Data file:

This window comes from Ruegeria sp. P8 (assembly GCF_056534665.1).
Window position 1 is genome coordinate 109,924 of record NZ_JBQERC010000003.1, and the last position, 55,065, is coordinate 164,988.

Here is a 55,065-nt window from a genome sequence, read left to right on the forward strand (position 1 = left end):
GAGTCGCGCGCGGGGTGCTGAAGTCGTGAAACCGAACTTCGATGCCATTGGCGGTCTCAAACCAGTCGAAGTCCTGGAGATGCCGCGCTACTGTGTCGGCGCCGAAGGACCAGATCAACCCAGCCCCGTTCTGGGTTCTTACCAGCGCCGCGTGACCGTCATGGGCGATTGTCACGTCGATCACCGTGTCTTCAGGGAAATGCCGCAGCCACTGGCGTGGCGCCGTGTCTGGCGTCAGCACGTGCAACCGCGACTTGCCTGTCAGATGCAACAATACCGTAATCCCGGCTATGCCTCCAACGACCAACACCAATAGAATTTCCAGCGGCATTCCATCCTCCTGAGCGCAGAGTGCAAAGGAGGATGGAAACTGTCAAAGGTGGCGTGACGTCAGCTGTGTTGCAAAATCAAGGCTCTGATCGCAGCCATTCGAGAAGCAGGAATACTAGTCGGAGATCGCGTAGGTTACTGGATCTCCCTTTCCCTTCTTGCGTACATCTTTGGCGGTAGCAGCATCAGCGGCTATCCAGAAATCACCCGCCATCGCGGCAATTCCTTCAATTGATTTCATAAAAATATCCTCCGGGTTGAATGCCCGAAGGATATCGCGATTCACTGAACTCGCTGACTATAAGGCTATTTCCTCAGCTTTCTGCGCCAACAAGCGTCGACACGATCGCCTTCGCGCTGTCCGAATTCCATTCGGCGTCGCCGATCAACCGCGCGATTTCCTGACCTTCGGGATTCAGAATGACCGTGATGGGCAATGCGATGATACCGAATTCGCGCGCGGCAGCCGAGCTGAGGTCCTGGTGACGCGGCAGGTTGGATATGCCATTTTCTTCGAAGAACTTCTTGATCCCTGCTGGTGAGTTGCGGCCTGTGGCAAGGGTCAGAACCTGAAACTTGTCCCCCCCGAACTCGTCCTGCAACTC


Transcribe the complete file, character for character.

This window comes from Ruegeria sp. P8 (assembly GCF_056534665.1).
Window position 1 is genome coordinate 109,924 of record NZ_JBQERC010000003.1, and the last position, 55,065, is coordinate 164,988.

Here is a 55,065-nt window from a genome sequence, read left to right on the forward strand (position 1 = left end):
GAGTCGCGCGCGGGGTGCTGAAGTCGTGAAACCGAACTTCGATGCCATTGGCGGTCTCAAACCAGTCGAAGTCCTGGAGATGCCGCGCTACTGTGTCGGCGCCGAAGGACCAGATCAACCCAGCCCCGTTCTGGGTTCTTACCAGCGCCGCGTGACCGTCATGGGCGATTGTCACGTCGATCACCGTGTCTTCAGGGAAATGCCGCAGCCACTGGCGTGGCGCCGTGTCTGGCGTCAGCACGTGCAACCGCGACTTGCCTGTCAGATGCAACAATACCGTAATCCCGGCTATGCCTCCAACGACCAACACCAATAGAATTTCCAGCGGCATTCCATCCTCCTGAGCGCAGAGTGCAAAGGAGGATGGAAACTGTCAAAGGTGGCGTGACGTCAGCTGTGTTGCAAAATCAAGGCTCTGATCGCAGCCATTCGAGAAGCAGGAATACTAGTCGGAGATCGCGTAGGTTACTGGATCTCCCTTTCCCTTCTTGCGTACATCTTTGGCGGTAGCAGCATCAGCGGCTATCCAGAAATCACCCGCCATCGCGGCAATTCCTTCAATTGATTTCATAAAAATATCCTCCGGGTTGAATGCCCGAAGGATATCGCGATTCACTGAACTCGCTGACTATAAGGCTATTTCCTCAGCTTTCTGCGCCAACAAGCGTCGACACGATCGCCTTCGCGCTGTCCGAATTCCATTCGGCGTCGCCGATCAACCGCGCGATTTCCTGACCTTCGGGATTCAGAATGACCGTGATGGGCAATGCGATGATACCGAATTCGCGCGCGGCAGCCGAGCTGAGGTCCTGGTGACGCGGCAGGTTGGATATGCCATTTTCTTCGAAGAACTTCTTGATCCCTGCTGGTGAGTTGCGGCCTGTGGCAAGGGTCAGAACCTGAAACTTGTCCCCCCCGAACTCGTCCTGCAACTC